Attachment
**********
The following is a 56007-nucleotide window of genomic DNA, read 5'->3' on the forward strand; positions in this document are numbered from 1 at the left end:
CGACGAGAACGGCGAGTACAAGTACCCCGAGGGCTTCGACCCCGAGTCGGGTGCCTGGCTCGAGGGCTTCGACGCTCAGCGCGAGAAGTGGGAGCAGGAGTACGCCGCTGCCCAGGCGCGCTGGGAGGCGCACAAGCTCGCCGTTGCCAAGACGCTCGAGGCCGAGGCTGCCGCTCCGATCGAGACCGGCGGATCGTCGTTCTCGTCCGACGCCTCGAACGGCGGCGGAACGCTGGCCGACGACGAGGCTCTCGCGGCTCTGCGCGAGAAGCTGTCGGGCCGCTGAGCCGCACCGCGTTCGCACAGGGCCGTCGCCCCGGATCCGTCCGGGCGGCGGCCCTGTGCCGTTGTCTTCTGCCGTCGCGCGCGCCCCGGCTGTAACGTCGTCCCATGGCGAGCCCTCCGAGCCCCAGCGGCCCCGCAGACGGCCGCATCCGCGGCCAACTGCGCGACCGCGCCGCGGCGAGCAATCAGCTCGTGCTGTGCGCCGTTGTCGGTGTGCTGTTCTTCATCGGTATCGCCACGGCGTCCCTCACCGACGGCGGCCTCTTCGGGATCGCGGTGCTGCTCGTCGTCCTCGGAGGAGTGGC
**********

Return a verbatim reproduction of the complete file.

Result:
The following is a 56007-nucleotide window of genomic DNA, read 5'->3' on the forward strand; positions in this document are numbered from 1 at the left end:
CGACGAGAACGGCGAGTACAAGTACCCCGAGGGCTTCGACCCCGAGTCGGGTGCCTGGCTCGAGGGCTTCGACGCTCAGCGCGAGAAGTGGGAGCAGGAGTACGCCGCTGCCCAGGCGCGCTGGGAGGCGCACAAGCTCGCCGTTGCCAAGACGCTCGAGGCCGAGGCTGCCGCTCCGATCGAGACCGGCGGATCGTCGTTCTCGTCCGACGCCTCGAACGGCGGCGGAACGCTGGCCGACGACGAGGCTCTCGCGGCTCTGCGCGAGAAGCTGTCGGGCCGCTGAGCCGCACCGCGTTCGCACAGGGCCGTCGCCCCGGATCCGTCCGGGCGGCGGCCCTGTGCCGTTGTCTTCTGCCGTCGCGCGCGCCCCGGCTGTAACGTCGTCCCATGGCGAGCCCTCCGAGCCCCAGCGGCCCCGCAGACGGCCGCATCCGCGGCCAACTGCGCGACCGCGCCGCGGCGAGCAATCAGCTCGTGCTGTGCGCCGTTGTCGGTGTGCTGTTCTTCATCGGTATCGCCACGGCGTCCCTCACCGACGGCGGCCTCTTCGGGATCGCGGTGCTGCTCGTCGTCCTCGGAGGAGTGGC